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3FCBA2C9-B059-4234-B402-B18ECF46262CHello,

Its taken longer than I imagined but I am close to topping off the bench work and finally laying down the track.  

I have 5/8 plywood as the table top, and had planned to use a layer of 1”foam on top. The tracks will sit on a corkbed, that rests on the foam.

Watching some older videos of Norm Charbonneaus incredible layout, I noticed that he had just plywood as the tabletop, with cork under the tracks.  

A rookie mistake I made is that my tabletop is 49” tall. I’m 6-3” so it’s not the end of the world but Im not seeking to make it taller yet with the foam.

If I have cork as roadbed, are there any (non scenery) related drawbacks to going without the foam?

thanks to all of you here. I learn so much from this forum and am appreciative for the insights shared.

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Last edited by Great Lakes RR
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Even with cork roadbed, or the foam, the track will transfer a lot of noise to the benchwork like a drum. I used 5/8 insulation foam on top of my 3/4 plywood and should have used zip ties to connect the track vice track screws, which is going to happen when we move and my layout gets rebuilt.

@Ron_S posted:

Even with cork roadbed, or the foam, the track will transfer a lot of noise to the benchwork like a drum. I used 5/8 insulation foam on top of my 3/4 plywood and should have used zip ties to connect the track vice track screws, which is going to happen when we move and my layout gets rebuilt.

There is really no need to use screws on any permanent layout as the glue from ballast will hold everything firmly in place.   The only exception I can see to this is where you have back to back switches where the amount of ballast or glue is slightly reduced so as to not foul points or switch machines.   My old layout had zero screws in it as will my new one.   Both used Atlas track and switches.

To answer the OP's question - no, there are no drawbacks to not using foam on top of the plywood.  That being said, it's obvious you can reach all areas of your layout so you don't need the layout to support your weight.    I would seriously consider not using plywood and using foam instead.  It's so much easier to do scenery using foam as your base rather than plywood.  As for the noise, the trains are loud anyways.   It's only marginally louder with foam vs plywood.

-Greg

Last edited by Greg Houser

I completed a 10'-by-5' layout in 2019 (see cover and article in OGR Magazine Run 304) with 1/2-inch plywood topped by layers of extruded pink foam that were stacked and carved to create hills and valleys. There is also a terrain construction article in OGR Run 316. The track is five inches above the plywood. The riverbed is on the plywood. I glued cork roadbed atop the foam with yellow carpenter's glue and used Atlas O track screws into the cork and foam to secure the Atlas O track to the layout surface. This method produced a layout with a river valley, a hill/tunnel, truss bridge and trestle, although it was a lot of work. For me, layout noise has not been an issue. About all I hear when I run trains are the motive power sounds. This method is useful for creating variations in terrain height. The first video below gives you a look at the layout.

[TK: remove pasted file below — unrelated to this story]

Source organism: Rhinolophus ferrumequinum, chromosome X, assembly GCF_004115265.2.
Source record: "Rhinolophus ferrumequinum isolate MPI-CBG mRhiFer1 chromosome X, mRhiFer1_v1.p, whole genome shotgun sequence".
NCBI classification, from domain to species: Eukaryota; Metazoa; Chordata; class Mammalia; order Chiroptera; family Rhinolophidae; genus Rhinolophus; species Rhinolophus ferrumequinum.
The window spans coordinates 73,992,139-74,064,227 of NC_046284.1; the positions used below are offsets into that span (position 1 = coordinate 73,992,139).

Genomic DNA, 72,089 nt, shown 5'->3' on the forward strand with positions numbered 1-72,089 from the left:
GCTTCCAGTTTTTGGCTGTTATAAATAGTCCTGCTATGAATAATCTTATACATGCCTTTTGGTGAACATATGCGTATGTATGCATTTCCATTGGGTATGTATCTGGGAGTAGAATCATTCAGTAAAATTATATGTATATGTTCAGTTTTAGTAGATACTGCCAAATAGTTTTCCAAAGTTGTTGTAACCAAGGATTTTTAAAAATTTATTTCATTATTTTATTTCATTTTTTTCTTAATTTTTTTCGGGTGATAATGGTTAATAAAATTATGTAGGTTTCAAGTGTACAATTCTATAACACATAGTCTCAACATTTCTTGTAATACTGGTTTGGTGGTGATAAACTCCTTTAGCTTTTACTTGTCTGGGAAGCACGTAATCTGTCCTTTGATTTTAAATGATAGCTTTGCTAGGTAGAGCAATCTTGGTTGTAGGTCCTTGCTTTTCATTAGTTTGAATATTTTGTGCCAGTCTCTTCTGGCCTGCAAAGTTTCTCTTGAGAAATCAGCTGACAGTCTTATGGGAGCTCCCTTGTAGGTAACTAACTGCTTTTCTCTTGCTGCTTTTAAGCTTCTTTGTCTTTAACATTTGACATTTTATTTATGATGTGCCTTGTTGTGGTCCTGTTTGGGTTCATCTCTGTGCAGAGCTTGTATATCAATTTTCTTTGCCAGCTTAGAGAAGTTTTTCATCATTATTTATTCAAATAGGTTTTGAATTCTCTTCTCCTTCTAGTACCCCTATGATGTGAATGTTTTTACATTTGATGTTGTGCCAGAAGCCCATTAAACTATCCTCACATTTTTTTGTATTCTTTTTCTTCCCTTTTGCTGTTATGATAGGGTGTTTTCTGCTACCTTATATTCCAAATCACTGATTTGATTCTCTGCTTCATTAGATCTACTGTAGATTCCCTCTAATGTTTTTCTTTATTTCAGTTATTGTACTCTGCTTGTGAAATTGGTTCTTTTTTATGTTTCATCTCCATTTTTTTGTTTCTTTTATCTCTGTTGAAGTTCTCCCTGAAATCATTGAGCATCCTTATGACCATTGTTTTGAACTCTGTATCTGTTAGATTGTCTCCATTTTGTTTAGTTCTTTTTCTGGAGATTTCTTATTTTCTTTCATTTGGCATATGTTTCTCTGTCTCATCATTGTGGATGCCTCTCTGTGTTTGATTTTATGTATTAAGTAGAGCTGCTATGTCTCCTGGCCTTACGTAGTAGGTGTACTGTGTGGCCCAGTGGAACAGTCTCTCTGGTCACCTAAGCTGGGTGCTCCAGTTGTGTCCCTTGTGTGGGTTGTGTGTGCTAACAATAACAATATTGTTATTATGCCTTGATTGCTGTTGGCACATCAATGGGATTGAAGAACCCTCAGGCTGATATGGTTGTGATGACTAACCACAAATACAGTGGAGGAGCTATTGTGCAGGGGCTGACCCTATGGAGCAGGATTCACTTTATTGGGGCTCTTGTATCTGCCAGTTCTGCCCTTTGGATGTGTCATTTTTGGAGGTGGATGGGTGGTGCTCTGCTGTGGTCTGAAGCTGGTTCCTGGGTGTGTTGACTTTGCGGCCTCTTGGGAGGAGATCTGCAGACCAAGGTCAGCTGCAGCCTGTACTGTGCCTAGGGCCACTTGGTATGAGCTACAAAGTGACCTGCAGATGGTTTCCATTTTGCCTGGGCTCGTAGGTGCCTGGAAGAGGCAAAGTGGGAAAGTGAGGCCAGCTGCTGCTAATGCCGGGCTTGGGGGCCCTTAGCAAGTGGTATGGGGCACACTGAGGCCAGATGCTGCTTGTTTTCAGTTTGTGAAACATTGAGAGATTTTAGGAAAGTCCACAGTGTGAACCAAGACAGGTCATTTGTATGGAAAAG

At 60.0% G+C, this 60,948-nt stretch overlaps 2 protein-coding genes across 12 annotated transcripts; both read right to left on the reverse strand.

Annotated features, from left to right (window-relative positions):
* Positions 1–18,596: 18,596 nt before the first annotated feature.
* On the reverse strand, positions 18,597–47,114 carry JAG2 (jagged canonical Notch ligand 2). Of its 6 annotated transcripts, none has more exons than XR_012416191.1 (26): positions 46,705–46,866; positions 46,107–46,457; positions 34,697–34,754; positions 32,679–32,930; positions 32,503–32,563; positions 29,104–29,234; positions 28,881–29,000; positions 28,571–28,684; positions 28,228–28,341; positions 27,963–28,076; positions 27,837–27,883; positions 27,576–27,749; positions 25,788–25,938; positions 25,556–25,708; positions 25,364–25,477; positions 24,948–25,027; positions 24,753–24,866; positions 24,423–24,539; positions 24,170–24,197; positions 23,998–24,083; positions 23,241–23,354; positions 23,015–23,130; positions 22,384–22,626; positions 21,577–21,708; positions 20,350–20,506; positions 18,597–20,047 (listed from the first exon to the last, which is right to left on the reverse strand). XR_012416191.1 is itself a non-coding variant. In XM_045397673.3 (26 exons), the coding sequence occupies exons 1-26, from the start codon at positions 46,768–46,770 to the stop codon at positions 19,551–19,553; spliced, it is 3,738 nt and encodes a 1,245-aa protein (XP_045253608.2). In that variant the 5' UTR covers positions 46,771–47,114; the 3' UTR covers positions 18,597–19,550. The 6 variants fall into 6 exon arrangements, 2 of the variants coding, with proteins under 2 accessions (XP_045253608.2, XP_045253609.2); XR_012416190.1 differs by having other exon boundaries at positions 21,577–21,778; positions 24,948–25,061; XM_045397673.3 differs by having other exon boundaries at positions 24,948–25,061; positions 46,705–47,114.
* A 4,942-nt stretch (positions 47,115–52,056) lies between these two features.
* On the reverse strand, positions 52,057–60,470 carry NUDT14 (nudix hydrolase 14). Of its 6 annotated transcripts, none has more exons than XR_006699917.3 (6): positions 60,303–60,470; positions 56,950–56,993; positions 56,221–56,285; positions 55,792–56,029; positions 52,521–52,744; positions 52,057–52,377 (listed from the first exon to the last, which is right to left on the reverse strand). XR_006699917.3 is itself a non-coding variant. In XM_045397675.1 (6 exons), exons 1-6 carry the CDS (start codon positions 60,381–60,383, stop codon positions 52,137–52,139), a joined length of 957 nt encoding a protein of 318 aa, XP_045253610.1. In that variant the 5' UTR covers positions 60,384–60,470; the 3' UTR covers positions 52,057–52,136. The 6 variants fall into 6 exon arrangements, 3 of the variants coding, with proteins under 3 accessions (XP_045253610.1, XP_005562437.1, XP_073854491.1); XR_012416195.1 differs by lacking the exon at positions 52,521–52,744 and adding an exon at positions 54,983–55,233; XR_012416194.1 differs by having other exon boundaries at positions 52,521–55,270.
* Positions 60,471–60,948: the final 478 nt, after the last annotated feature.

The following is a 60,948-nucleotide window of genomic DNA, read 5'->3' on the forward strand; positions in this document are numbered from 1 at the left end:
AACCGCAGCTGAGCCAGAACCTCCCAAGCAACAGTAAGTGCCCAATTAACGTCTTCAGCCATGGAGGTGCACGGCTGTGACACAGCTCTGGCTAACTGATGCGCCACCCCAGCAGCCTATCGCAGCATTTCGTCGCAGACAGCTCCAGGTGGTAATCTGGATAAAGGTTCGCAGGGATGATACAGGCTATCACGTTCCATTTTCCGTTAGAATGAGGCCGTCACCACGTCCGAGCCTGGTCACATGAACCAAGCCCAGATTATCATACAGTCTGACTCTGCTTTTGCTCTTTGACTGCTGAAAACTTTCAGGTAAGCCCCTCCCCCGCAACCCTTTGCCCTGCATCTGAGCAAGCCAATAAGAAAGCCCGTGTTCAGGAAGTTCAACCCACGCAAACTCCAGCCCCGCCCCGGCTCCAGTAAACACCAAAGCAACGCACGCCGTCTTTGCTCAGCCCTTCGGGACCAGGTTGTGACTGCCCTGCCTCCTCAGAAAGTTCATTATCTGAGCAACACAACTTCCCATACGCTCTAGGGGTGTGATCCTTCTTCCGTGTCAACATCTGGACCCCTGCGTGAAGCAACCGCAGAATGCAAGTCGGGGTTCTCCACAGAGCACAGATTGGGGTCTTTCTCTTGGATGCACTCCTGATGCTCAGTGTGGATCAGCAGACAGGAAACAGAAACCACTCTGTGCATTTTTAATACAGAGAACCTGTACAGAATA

I also have a 12'-by-8' layout with Atlas O track and cork roadbed directly on plywood. It's noisier but I don't find it objectionable and the engine sounds are mostly what I hear. See second video.

MELGAR

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Last edited by MELGAR

I understand using extruded foam to create scenery but I don't understand why anyone would want to use it as a surface. It is too easily damaged, not to mention the sound issues others brought up. What am I missing with regards to using extruded foam under track?

Too easily damaged by what? How much weight do you place on the layout surface? I do not stand or crawl on the layouts. The surfaces are covered by structures, roadbed, plaster (in some places), ground cover and roads. The layout surface doesn't have to support anything heavy. The weight of a locomotive on the track does not damage foam, but foam is the best way to create realistic lightweight scenery. And, there are no "sound" issues in my experience.

MELGAR

Last edited by MELGAR
@Richie C. posted:

I have 3/4" thick rigid foam insulation board from one of the big box stores glued to plywood. It was painted and turfed. I have kneeled, leaned and stood on it with no issues.

One advantage of using foam is that makes a nice and easy surface for mounting anything that has to "stick" into the layout, like trees, signs, crossing flashers, telephone poles, etc.

To add on - if you use any type of accessory the bases are easily embedded in the foam so the accessory is at ground height.   And if you like the MTH/Lionel buildings with the curb that's too high they are easily recessed in foam as well.  There's no hassle of cutting holes in the plywood and heck, did you ever cut a hole for an accessory base only to find you're directly on top of a support beam and have to cut into it (or move)?

-Greg

Let me offer a different suggestion/observation after seeing your photo:

1) Finish adding floor tiles/carpeting (think I see some black tiles) before you complete the layout. Soundproofing under the table makes a big difference.

2) Finish the ceiling and overhead lighting also. Basically I'm suggesting you finish your train room before doing more on your layout.  It will be so much easier to complete room construction without worrying about damage to your layout.